In the simplest embodiment the cable means 18 can merely be strung from the generation unit 14 to the sign 20, but this arrangement is generally unsatisfactory. It represents a significant safety hazard because a running child might fail to see the cable means 18 and be strangled by the cable or injured in some other way. Further, a cable means 18 suspended in the air can impede lawn mowing and is generally unsightly. Therefore, a preferred method of running the cable means 18 is to run from below the cross piece 46 to the base of the sign upright 21. The cable means 18 can then be attached to the upright 21 by staples (for wooden signs) or ties 53 as shown.
In the preferred configuration the cable means 18 would run along the surface of the earth to the base of the sign upright 21. This run can be advantageously stabilized by large wire staples or wickets 54 driven into the ground. Alternatively, a shallow slit can be cut into the earth or turf so that the cable means 18 can be depressed slightly below soil level. This prevents the cable means 18 from being any type of safety hazard or from interfering with operation of a lawn mower. An alternate embodiment equips the cable means 18 with an insertion flange 52. As shown in FIG. 7 and 8 the insertion flange 52 protects the electrical connections and provides a wedge so that the cable means 18 can be installed by simply stepping on the device to drive it into the ground. The top surface of the insertion flange 52 can conveniently be colored to blend with the surface into which it is inserted (e.g., green for use on a lawn).
FIG. 7 also shows an alternative embodiment of the sign and the illumination unit 12. Here, an elongate fluorescent tube is used to light the advertising surface of the sign. A lock can be used to removably attach the illumination unit 12 to the sign. While not specifically illustrated in the drawings, there is no reason why a single generation unit 14 cannot support more than one sign; this is particularly true where small signs or the type shown in FIG. 7 are employed.
Many alterations and modifications may be made by those having ordinary skill in the art without departing from the spirit and scope of the present invention. The words used in this specification to describe the invention and its various embodiments are to be understood not only in the sense of their commonly defined meanings, but to include by special definition in this specification structure, material or acts beyond the scope of the commonly defined meanings. Thus if an element can be understood in the context of this specification as including more than one meaning, then its use in a claim must be understood as being generic to all possible meanings supported by the specification and by the word itself. The definitions of the words or elements of the following claims are, therefore, defined in this specification to include not only the combination of elements which are literally set forth, but all equivalent structure, material or acts for performing substantially the same function in substantially the same way to obtain substantially the same result.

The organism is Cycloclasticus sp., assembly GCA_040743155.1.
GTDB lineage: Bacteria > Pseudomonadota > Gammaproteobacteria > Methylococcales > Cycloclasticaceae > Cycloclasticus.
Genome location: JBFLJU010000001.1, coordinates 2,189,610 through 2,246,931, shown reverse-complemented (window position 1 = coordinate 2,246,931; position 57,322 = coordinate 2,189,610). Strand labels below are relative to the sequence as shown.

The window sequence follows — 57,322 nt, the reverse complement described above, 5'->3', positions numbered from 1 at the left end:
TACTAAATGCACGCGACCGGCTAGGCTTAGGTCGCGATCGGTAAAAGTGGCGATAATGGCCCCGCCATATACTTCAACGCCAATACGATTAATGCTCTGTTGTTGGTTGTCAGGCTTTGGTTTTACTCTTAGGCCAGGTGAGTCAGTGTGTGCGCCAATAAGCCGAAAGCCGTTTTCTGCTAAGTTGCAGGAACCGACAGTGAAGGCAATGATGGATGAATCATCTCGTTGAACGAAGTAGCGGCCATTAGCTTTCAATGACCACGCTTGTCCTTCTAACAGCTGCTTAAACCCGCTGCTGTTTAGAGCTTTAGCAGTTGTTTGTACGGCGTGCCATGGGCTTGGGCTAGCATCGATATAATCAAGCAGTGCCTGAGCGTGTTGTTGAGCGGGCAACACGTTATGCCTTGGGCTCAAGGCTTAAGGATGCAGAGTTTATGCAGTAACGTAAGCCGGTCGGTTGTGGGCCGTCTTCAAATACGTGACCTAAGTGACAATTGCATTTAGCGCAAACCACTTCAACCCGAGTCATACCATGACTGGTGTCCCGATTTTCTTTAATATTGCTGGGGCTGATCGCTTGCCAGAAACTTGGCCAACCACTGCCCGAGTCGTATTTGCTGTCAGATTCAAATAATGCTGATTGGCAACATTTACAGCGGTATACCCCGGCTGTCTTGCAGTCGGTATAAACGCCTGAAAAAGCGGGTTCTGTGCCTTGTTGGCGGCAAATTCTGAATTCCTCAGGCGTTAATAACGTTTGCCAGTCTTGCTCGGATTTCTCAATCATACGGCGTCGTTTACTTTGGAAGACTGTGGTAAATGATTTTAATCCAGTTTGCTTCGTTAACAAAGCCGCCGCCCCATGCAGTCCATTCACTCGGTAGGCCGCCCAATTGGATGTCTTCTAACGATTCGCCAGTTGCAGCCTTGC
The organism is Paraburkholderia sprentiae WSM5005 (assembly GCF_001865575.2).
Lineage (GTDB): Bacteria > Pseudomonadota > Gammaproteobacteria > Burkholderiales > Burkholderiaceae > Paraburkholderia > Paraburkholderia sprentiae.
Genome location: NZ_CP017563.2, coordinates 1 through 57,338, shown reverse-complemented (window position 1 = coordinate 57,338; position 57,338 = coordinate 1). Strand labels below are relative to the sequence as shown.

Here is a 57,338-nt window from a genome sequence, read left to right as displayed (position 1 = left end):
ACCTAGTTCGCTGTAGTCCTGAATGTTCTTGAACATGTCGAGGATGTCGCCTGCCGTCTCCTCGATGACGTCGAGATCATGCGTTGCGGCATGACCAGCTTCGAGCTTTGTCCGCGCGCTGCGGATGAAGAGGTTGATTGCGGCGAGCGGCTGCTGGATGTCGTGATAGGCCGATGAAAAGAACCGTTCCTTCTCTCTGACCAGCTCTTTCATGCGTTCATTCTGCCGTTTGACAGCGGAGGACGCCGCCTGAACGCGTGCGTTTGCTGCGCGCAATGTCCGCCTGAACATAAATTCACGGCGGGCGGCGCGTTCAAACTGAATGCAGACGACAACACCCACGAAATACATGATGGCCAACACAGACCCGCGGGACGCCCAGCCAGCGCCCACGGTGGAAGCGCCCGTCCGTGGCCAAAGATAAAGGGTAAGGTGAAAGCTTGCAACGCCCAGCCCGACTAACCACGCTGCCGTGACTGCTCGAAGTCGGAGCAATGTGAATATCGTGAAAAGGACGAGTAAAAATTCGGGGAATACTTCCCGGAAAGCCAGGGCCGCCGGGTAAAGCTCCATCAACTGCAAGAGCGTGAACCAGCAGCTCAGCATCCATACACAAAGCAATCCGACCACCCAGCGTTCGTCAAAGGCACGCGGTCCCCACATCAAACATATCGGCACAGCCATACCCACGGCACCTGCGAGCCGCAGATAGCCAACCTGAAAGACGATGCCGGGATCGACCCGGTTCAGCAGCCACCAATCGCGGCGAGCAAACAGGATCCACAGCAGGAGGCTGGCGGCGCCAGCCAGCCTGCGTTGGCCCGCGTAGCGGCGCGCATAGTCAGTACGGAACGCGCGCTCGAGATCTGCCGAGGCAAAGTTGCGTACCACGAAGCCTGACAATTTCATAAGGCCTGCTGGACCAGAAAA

In addition to the equivalents of the claimed elements, obvious substitutions now or later known to one with ordinary skill in the art are defined to be within the scope of the defined elements. The claims are thus to be understood to include what is specifically illustrated and described above, what is conceptually equivalent, what can be obviously substituted and also what essentially incorporates the essential idea of the invention. Those skilled in the art will appreciate that various adaptations and modifications of the just-described preferred embodiment can be configured without departing from the scope and spirit of the invention. The illustrated embodiment has been set forth only for the purposes of example and that should not be taken as limiting the invention. Therefore, it is to be understood that, within the scope of the appended claims, the invention may be practiced other than as specifically described herein.
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|U.S. Classification||362/183, 40/559, 362/376|
|International Classification||F21S9/02, G09F13/04, G09F13/00|
|Cooperative Classification||F21V21/0824, F21S9/032, G09F13/00, G09F2013/0472|
|European Classification||F21V21/08S, F21S9/03I, G09F13/00|
|Jun 18, 2003||FPAY||Fee payment|
Year of fee payment: 4
|Jul 5, 2007||REMI||Maintenance fee reminder mailed|
|Dec 21, 2007||LAPS||Lapse for failure to pay maintenance fees|
|Feb 12, 2008||FP||Expired due to failure to pay maintenance fee|
Effective date: 20071221